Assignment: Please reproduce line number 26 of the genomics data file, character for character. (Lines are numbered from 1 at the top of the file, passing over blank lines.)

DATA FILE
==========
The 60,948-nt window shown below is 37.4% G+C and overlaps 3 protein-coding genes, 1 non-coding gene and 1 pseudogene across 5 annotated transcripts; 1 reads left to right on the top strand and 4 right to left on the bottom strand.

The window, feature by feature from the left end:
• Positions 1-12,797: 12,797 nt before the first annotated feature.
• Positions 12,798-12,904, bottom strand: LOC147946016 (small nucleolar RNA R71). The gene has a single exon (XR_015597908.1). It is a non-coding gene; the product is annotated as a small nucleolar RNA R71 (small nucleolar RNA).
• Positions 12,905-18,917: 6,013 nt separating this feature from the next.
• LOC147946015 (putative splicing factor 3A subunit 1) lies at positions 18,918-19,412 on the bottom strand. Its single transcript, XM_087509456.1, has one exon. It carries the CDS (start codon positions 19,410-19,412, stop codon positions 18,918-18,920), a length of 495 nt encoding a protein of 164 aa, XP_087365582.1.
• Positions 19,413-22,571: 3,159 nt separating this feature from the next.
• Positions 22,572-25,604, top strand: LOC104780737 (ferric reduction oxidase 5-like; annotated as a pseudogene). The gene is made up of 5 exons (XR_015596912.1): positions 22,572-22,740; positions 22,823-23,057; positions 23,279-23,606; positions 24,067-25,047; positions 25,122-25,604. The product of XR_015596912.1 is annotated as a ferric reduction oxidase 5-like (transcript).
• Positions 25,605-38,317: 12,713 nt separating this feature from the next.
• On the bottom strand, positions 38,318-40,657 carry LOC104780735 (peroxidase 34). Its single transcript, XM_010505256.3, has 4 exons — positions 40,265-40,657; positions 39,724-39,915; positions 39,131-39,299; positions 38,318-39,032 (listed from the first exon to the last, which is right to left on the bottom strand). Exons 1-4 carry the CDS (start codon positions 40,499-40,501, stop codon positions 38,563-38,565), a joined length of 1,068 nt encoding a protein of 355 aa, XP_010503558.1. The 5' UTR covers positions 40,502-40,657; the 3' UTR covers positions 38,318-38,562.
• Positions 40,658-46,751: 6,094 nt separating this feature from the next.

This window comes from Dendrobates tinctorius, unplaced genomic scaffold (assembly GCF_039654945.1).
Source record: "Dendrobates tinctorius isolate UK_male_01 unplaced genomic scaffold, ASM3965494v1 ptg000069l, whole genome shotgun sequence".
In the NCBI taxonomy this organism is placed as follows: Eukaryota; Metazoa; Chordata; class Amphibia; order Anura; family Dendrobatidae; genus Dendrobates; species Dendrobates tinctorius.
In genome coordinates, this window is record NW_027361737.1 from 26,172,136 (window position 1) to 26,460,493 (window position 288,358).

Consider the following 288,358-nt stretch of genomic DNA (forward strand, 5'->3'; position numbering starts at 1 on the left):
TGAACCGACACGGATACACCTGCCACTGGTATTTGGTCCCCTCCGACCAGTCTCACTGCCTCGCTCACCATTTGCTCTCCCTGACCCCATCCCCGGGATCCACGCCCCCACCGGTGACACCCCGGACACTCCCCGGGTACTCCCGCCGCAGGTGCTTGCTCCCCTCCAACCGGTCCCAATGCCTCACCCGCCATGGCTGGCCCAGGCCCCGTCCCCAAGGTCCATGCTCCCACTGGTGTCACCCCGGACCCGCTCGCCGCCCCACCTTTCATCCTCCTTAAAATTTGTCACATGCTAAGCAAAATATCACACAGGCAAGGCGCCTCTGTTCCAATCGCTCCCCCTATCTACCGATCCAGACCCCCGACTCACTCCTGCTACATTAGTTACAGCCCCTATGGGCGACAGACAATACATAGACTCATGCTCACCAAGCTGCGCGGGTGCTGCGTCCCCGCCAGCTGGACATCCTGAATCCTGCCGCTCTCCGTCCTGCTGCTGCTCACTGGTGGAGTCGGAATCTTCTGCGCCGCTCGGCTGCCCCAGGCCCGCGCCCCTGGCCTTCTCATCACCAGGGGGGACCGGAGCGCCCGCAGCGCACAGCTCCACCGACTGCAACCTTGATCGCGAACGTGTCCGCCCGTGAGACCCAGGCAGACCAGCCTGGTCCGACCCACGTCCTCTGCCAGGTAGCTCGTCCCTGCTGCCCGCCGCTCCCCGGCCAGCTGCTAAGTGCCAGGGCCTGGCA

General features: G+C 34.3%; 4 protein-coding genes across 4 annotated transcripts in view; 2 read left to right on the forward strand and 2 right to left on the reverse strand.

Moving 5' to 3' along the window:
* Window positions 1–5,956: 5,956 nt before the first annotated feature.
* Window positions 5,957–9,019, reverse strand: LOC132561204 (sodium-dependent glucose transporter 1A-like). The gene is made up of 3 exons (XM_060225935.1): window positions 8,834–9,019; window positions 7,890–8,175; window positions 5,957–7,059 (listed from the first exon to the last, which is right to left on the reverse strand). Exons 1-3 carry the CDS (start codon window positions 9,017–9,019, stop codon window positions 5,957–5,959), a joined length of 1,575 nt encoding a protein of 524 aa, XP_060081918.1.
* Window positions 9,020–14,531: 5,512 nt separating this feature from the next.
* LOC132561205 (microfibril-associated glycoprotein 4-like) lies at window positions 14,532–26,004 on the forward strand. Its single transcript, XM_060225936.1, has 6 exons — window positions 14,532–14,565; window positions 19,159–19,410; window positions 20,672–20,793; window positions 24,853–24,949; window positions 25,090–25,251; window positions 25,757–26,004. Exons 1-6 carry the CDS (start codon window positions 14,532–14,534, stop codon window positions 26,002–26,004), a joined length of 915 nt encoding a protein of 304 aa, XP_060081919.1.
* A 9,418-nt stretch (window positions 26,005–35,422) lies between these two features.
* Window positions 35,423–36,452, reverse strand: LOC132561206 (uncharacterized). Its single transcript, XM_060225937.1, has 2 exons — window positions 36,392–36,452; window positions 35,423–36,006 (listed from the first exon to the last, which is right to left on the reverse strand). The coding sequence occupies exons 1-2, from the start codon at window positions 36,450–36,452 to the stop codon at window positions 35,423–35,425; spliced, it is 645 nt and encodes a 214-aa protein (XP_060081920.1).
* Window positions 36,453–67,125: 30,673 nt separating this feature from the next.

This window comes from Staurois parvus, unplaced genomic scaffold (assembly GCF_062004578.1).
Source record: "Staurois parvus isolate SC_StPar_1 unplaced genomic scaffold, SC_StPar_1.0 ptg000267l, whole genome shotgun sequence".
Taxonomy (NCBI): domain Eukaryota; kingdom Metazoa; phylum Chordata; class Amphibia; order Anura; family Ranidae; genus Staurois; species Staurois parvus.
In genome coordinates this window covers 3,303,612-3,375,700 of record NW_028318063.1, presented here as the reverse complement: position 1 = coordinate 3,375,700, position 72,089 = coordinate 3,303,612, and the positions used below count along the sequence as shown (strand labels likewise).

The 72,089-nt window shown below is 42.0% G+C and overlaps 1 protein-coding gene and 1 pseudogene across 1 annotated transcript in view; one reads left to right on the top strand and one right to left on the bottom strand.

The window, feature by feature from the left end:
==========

* Window positions 36,453–67,125: 30,673 nt separating this feature from the next.